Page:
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Headlines Published on 07 November 2006

Title European research shedding light on origins of depression

An international team of European researchers has uncovered evidence of the heredity nature of depression. Scientists working in Sweden and Belgium investigated the production of serotonin, long understood as having an influence mental health, in depression sufferers. They recently published their findings in the academic journal Archives of General Psychiatry.

WHO predicts depression will be the most common disease in western societies by 2010. © Hendrike
WHO predicts depression will be the most common disease in western societies by 2010.
© Hendrike
Serotonin plays an important role in a number of different brain functions, including our emotional state and mood changes. Many current medication regimens treating mental disorders include serotonin regulating drugs. The protein TPH-2 (brain-specific tryptophan hydroxylase) is responsible natural for serotonin production and therefore, by extension, has been suspected in the development of depression and manic depression.

The recent study by scientists at Umeå University and Antwerp University looked at the different types of TPH-2 found in the DNA of healthy individuals in comparison to those suffering from different forms of depression.

They discovered that different forms of the inherited TPH-2 protein corresponded to different levels of serotonin. The type of TPH-2 a person has in their genetic make up determines how well they are naturally protected against depression. Healthy individuals possessed a type of TPH-2 that depression sufferers lacked.

This discovery of a genetically linked factor in the development of depression is important to our understanding of the disorder, yet it is just one piece of a much larger puzzle, the researchers stress. The origins of such disorders are complex mixes of hereditary and environmental factors, such as stress, and are still poorly understood by health care professionals.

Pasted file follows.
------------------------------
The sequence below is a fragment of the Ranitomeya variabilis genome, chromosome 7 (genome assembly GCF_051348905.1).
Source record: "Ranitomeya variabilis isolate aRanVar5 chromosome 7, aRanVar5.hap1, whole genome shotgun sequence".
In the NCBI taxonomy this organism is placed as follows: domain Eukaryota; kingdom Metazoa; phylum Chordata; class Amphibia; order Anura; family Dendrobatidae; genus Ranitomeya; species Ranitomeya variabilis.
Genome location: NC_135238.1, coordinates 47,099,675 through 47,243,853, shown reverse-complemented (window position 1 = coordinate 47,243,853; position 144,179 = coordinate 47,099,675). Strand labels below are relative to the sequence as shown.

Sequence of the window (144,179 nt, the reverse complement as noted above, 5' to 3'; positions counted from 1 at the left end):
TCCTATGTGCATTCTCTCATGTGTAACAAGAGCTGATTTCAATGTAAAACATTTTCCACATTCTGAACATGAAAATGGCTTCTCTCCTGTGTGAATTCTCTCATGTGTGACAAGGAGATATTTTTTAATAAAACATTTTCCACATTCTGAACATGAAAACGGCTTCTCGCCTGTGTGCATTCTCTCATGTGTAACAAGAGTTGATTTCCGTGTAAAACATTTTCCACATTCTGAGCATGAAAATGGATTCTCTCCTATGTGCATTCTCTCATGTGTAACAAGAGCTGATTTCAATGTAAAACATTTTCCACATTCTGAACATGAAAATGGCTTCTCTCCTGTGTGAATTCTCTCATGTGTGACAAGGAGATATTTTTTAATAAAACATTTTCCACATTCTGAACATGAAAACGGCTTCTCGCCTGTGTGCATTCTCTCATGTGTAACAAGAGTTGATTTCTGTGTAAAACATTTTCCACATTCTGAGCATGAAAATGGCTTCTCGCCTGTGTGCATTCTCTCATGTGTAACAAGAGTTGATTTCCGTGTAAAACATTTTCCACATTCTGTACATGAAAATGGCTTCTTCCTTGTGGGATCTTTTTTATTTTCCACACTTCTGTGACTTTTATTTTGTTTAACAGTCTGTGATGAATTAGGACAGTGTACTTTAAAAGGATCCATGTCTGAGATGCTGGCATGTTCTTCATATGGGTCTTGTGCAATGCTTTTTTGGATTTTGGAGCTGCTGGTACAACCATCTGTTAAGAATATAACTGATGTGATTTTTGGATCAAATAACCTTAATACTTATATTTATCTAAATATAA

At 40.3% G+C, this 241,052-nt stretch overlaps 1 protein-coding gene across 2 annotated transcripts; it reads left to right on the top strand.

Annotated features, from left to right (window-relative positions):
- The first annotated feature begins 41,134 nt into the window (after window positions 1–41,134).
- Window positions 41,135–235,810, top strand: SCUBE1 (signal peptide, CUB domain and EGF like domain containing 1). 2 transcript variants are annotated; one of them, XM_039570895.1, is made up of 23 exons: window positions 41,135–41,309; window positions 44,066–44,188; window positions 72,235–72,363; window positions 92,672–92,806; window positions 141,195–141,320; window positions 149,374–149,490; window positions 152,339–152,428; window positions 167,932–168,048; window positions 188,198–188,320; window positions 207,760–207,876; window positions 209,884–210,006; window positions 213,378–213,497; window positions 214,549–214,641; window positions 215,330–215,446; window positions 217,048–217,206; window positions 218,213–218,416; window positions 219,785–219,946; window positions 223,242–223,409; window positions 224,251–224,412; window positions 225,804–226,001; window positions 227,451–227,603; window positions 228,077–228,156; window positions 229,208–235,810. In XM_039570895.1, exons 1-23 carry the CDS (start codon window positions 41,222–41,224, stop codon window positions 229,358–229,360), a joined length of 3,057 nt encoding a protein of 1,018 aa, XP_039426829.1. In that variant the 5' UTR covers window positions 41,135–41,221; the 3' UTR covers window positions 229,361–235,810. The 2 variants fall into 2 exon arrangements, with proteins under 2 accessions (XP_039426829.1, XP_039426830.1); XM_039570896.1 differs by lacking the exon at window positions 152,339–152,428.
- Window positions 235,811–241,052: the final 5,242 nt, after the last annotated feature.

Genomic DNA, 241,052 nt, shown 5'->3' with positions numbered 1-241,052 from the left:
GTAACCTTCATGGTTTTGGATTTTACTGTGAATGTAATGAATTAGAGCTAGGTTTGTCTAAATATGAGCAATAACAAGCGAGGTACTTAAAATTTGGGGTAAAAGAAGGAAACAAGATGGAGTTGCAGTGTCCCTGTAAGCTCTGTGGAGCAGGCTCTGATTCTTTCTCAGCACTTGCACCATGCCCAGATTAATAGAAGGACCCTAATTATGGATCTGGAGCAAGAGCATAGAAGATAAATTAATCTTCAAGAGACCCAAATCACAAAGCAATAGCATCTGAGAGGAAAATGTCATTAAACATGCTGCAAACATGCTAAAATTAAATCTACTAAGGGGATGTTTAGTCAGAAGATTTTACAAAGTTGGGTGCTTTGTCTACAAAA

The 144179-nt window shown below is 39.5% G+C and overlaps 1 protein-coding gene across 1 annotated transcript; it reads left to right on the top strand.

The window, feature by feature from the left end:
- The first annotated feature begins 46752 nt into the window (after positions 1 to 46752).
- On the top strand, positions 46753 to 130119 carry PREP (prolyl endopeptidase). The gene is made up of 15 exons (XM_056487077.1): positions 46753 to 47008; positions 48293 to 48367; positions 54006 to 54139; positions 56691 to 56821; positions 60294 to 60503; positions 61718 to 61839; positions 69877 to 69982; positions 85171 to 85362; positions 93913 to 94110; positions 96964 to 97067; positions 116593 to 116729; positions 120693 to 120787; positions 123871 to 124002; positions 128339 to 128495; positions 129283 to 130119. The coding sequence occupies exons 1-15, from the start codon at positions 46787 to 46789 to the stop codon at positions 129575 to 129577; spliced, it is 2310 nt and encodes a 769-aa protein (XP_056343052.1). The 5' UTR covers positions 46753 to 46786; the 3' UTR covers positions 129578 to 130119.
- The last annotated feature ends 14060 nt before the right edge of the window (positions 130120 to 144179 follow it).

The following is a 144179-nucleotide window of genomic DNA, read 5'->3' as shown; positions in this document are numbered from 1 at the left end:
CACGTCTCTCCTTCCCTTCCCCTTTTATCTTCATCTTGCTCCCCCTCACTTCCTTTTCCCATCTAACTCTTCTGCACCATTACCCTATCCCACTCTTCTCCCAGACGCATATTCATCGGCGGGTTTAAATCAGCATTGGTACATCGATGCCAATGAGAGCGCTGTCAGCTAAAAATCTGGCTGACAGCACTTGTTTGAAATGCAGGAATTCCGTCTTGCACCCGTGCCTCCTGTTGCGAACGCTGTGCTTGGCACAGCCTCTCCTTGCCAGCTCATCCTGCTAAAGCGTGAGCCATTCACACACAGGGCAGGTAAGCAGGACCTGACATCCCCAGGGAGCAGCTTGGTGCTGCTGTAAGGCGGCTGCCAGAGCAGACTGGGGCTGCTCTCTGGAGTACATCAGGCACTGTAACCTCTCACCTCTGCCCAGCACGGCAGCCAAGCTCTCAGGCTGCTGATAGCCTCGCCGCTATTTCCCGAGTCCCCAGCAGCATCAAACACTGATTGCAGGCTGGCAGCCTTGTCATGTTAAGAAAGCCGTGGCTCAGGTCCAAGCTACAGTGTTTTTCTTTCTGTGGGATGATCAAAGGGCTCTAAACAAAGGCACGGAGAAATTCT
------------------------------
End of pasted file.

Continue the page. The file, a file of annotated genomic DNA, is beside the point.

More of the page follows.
Depression is one of the most common diseases in the western world, and the World Health Organisation (WHO) estimates that it will be the most frequent disease by 2010. A few years ago WHO edited a book on depression describing the condition as a “social and economic timebomb.”

Such disorders can cause a great deal of suffering, increased risk of suicide, and shortened lifetimes, as well as major socio-economic costs for society. Authors of the study agree that despite its prevalence in society, not enough resources are dedicated to the understanding and treatment of depression. The European Commission published a Green Paper on mental health at the end of 2005 calling for a public consultation on the actions that should be taken against mental health disorders.

The research was carried out by a Swedish team of scientists under the direction of Professor Rolf Adolfsson and a Belgian group of researchers from Antwerp University led by Professor Jurgen Del Favero and Ann van Den Boogaert, PhD.

More information:

  • Umeå University
  • Antwerp University
  • Archives of General Psychiatry vol. 63 No. 10
  • Europa: Mental Health
  • Commission Green Paper: Promoting the mental health of the population. Towards a strategy on mental health for the EU

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